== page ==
Confit duck leg was the dish of the night
Jon Langevad estimates he’s been complicit in the deaths of tens of thousands of ducks since he was served a substandard poultry meal about 12 years ago. He’s made it his mission to serve quality dishes using the meat in his restaurants.
“It was around the time we opened our first restaurant. So we decided to specialise in duck. We wanted to make something our signature dish, so why not duck,” says the chef.
Langevad and his partner, Ulla Hiltula, opened their first restaurant, Raffles, in Middle Park in 1999 and ran it for three years, before deciding to retire. But six months after playing golf and tennis, Langevad needed a new challenge. So in early 2003, they opened a rundown restaurant in Fitzroy and named it Mon Ami. Langevad ran the kitchen and Hitula worked front of house.
Trio of scallops
Eight years later, when Mon Ami had a well-established local following, the thought of retirement beckoned again, so late last year the pair decided on another challenge. Langevad, a former finance controller, calls this one their superannuation.
But Paris Grill, which opened in February, had a troubled beginning.
“We had 13 chefs in 13 weeks,” says Langevad. So he hired John Paul Sebastian (ex Mietta’s and Delgany) to work at Mon Ami with Hitula, and took over the kitchen at Paris Grill himself.
There are six entrée choices, two with scallops, and about a dozen mains – six with duck. Most nights, there is an additional duck special.
The chef’s description of his food is accurate: “French food is about the depth of flavours and the different things it brings to your palate at the same time, while Scandinavian food is more about singular flavours and freshness.”
This cuisine union is evident in a trio of scallops presented in their shells and resting on a fine tomato braise. The sweetness of the scallops and the rich, acidic-but-sweet sauce are a classic French-style match, but a creamy tartare-style dollop on top added bite and freshness. The Canadian scallops were of excellent quality and cooked with care and precision.
Less impressive was an entrée quail dish, cooked in piri-piri spices and served with green apple and confit grapes. The sauce and the grapes were earthy, sweet and delicious, but the texture of the quail was a letdown. It was too firm and the meat was tight and unresisting. Perhaps that was just unlucky.
Pistachio créme brulee
A twice-cooked duck breast “served pink” from the specials arrived on a cauliflower puree served with a braised cherry sauce. It was a good dish; sweet meat, slightly acidic sauce and well-treated accompaniments.
“The breast is roasted first as this sets the meat, and that way I can keep it pink and full of moisture,” says Langevad. The dish arrived with a tiny duck-shaped piece of puff pastry, which Langevad calls his “duckette”. It’s served with every duck dish.
A confit Gippsland Pekin duck leg, with zested orange on a red-cabbage relish, was the dish of the night. The tender leg was cooked in duck fat at 110 degrees for just over three hours. Orange, herbs and spice added depth and character to the meat, while the red cabbage, tossed with a small kick of chilli, added the aforementioned Scandinavian freshness. The dish was served with buttered kipfler potatoes and a double-baked parmesan soufflé, which provided a strong “French” contrast in its texture and its salty, savoury flavours.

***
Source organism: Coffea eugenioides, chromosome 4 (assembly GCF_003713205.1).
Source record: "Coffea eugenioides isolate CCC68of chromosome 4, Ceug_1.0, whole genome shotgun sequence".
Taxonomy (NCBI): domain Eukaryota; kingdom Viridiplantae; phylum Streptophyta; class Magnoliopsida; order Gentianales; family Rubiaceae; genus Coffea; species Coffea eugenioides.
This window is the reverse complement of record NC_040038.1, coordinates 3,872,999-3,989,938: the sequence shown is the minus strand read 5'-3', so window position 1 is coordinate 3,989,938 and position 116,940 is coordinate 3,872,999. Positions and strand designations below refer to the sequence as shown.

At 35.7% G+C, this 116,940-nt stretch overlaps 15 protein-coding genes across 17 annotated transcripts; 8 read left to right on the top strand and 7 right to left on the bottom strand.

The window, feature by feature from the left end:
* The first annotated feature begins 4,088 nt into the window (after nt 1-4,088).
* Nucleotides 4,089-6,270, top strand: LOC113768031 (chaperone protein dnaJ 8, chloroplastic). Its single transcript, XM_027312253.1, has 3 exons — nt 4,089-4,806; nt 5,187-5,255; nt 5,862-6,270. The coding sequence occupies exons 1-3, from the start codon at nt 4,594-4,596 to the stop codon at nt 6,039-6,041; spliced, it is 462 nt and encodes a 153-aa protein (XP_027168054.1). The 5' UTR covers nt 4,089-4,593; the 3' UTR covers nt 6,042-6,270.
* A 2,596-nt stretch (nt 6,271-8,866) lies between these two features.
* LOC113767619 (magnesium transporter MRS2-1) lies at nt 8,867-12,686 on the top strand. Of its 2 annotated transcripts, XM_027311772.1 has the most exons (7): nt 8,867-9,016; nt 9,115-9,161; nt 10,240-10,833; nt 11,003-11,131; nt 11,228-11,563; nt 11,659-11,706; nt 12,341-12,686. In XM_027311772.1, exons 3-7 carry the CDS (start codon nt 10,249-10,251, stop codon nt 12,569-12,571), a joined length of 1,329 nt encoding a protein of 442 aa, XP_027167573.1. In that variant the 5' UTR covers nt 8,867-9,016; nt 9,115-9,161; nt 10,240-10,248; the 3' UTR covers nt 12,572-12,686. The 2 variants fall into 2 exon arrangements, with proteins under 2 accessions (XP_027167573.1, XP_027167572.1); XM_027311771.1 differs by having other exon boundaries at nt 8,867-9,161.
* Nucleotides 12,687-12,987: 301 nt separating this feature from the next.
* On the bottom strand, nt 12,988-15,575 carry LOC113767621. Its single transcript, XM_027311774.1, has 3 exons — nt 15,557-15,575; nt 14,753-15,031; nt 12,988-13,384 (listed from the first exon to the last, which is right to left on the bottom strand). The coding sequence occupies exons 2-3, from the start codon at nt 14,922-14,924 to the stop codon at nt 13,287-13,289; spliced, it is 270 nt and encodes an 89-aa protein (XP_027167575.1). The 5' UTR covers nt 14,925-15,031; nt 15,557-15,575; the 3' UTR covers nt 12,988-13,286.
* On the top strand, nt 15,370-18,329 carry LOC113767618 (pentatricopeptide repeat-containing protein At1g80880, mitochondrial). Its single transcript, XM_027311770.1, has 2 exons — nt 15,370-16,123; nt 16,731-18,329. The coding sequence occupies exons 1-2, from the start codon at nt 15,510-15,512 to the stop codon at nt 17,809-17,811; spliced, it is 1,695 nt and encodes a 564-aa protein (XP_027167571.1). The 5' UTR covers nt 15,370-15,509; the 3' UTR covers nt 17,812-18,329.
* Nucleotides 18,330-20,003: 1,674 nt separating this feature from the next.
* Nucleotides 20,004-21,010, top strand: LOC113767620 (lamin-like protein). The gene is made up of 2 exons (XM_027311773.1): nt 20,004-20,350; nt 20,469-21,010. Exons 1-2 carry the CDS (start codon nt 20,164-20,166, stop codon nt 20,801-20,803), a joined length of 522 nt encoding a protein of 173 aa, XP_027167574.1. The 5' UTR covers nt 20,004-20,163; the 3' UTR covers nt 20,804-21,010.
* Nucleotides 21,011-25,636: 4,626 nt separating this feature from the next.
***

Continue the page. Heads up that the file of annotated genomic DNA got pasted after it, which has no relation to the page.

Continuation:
Other meal choices include three risottos (one of them with duck), a beef bourguignon, steak grilled to order and reef fish with a champagne-and-caviar sauce.
The cheese and dessert lists tread a safe, comfort-food path. The house specialty is crepes with buttered almonds, Amaretto and almond ice-cream, and there’s also a honey-and-orange panacotta. We chose the house-made French-style caramel ice-cream, served with a shot of Drambuie – its burnt-toffee taste and creamy texture were excellent – and a notable passionfruit-and-pistachio crème brulee, with a fine toffee crust and just-right silky, just-runny texture.
Paris Grill retains its duck “theme” right to the end. As you leave, look up. There’s a bamboo duck on a chair over the door. There’s a duck-napping story involved. But ask the owners. They tell it better than I can.
Despite a troubled start, Paris Grill is a well-suited addition to Port Melbourne’s waterside. Its fine-dining, comfort-food aspirations show promise and the potential to attract a loyal, local clientele, as did its sister restaurant, Mon Ami in Fitzroy. Summer
will draw bigger crowds to this appealing establishment, which shows personality, humour and originality delivered by its well-travelled owners.
Paris Grill, 49 Beach Street, Port Melbourne
Phone \ 9646 1101
Head chef \ Jon Langevad
Prices \ Entrees $14-$18; mains 23-$39; desserts $14-$17
Open \ Dinner Tuesday to Sunday; lunch Friday to Sunday
In lieu of a wine list, Paris Grill has a “wine wall” from which diners can browse the considered collection of reasonably priced, predominantly Australian and French, wines. Boldly select your own, or ask for help. The idea was taken from a bistro in Saturnia, Italy, visited by the owners, and adds theatre to choosing wine. More drama is added by the owner’s prolific photography display, which includes an imposing self-portrait that hangs above the fireplace and striking black-and-white images of architecture, café life and nature. High arched windows and tall ceilings are elegant bones for the $100,000 renovation, which includes high-backed chairs, sand-coloured walls, splashes of deep red and, in winter, tapestry-look tablecloths.